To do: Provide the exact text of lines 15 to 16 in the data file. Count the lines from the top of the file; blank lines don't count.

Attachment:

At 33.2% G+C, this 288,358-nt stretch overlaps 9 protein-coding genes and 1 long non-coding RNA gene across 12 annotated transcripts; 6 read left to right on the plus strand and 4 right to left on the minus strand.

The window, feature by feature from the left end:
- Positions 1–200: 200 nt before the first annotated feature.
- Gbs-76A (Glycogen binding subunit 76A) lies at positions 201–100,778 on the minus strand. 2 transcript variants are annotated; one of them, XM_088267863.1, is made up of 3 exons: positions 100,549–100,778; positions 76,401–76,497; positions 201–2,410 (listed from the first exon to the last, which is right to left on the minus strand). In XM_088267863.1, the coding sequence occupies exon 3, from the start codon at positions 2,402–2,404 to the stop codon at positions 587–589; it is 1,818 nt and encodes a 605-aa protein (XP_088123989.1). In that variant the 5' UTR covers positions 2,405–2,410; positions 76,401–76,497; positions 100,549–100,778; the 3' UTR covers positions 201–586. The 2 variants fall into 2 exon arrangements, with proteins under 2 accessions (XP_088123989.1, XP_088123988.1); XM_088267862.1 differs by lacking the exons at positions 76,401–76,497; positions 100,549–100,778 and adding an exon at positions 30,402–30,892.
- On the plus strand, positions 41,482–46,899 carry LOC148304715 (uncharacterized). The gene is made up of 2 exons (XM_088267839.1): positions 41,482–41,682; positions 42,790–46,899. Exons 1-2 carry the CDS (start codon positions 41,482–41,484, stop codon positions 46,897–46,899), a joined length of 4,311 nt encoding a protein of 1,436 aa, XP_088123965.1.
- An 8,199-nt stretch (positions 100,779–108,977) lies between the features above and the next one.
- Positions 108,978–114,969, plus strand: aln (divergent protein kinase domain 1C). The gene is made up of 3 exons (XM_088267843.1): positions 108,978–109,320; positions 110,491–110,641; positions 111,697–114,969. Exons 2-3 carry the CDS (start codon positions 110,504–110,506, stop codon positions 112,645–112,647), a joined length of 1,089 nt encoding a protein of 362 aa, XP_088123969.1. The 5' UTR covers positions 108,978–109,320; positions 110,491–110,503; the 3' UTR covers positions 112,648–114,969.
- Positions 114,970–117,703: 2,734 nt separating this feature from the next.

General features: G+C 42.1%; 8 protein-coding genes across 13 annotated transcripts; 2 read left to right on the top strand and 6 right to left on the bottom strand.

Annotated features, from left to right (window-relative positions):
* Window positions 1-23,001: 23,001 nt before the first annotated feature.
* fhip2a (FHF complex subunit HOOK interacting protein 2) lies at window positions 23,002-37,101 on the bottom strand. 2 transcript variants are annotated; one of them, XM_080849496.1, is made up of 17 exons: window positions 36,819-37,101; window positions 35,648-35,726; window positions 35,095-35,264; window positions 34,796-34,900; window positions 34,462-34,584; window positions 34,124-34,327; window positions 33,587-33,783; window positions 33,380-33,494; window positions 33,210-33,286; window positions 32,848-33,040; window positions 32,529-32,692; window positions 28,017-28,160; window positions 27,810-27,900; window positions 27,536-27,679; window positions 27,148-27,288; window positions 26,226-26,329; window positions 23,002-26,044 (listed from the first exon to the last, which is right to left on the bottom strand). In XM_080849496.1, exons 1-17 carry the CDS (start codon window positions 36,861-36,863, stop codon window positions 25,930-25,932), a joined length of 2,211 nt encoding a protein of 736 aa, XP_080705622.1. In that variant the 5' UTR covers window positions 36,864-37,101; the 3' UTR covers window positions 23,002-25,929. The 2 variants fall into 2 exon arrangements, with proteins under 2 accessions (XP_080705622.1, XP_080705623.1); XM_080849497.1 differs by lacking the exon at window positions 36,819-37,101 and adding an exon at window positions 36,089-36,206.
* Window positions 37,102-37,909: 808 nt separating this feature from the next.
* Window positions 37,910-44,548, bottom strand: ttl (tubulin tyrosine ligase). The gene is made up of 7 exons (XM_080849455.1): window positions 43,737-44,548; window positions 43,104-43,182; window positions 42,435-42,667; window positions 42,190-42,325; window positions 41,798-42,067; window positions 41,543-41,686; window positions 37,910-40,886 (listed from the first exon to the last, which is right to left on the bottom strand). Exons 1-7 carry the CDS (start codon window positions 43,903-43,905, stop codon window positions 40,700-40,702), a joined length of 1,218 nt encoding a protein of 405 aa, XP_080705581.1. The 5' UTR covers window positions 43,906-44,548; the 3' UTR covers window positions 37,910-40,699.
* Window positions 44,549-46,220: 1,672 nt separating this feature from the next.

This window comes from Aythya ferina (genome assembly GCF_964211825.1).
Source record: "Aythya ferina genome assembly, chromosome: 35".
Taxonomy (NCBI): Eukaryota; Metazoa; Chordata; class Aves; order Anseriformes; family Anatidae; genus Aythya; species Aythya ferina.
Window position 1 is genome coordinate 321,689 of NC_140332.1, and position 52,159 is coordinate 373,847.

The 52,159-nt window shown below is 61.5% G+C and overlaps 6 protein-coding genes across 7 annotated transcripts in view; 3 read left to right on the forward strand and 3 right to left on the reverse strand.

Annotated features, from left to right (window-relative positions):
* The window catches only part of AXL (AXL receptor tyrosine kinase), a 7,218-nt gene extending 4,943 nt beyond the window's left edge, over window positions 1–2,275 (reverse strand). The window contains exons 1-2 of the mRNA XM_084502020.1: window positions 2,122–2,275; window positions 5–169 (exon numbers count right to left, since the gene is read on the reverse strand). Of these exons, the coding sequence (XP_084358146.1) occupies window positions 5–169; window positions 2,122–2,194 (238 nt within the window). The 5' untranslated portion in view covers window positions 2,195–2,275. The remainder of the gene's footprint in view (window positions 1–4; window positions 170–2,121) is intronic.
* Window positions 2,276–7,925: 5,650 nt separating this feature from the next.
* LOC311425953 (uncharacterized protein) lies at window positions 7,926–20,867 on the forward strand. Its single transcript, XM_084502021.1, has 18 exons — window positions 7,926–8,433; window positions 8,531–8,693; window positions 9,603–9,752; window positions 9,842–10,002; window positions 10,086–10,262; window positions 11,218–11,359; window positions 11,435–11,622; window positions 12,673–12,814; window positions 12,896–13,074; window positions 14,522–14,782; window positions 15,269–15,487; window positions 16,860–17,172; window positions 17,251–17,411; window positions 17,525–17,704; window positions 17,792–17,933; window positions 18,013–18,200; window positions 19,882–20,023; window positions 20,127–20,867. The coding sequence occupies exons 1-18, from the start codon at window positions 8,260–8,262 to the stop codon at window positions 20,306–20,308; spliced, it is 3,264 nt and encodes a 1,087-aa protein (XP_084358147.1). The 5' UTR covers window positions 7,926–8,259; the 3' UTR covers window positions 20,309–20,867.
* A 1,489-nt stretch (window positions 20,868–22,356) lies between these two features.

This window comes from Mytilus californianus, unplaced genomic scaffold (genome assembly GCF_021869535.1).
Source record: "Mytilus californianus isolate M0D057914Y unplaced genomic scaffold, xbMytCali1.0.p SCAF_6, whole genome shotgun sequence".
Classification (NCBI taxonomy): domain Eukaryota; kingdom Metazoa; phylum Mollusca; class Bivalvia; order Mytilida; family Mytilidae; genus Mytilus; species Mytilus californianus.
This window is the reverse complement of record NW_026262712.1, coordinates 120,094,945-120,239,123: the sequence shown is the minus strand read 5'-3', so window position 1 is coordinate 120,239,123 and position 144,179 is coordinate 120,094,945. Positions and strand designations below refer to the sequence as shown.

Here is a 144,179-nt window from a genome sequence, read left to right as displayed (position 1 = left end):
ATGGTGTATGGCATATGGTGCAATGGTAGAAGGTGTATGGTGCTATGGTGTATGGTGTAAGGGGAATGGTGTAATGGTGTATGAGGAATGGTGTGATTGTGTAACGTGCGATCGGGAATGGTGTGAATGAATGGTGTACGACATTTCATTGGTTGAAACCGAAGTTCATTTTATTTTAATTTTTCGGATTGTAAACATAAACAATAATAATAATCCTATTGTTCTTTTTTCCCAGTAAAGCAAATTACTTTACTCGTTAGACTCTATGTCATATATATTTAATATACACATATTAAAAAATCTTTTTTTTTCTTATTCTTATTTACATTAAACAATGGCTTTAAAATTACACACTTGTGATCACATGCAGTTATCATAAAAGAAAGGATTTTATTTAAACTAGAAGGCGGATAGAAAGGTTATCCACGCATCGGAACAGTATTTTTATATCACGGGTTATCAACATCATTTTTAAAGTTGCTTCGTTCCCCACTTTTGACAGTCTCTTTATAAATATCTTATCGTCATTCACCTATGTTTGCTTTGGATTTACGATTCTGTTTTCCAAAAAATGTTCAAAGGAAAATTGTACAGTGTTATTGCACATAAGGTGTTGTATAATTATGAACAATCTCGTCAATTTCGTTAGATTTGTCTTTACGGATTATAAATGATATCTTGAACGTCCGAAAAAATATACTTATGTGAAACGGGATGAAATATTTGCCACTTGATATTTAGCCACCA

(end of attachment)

* Window positions 44,549-46,220: 1,672 nt separating this feature from the next.

This window comes from Aythya ferina (genome assembly GCF_964211825.1).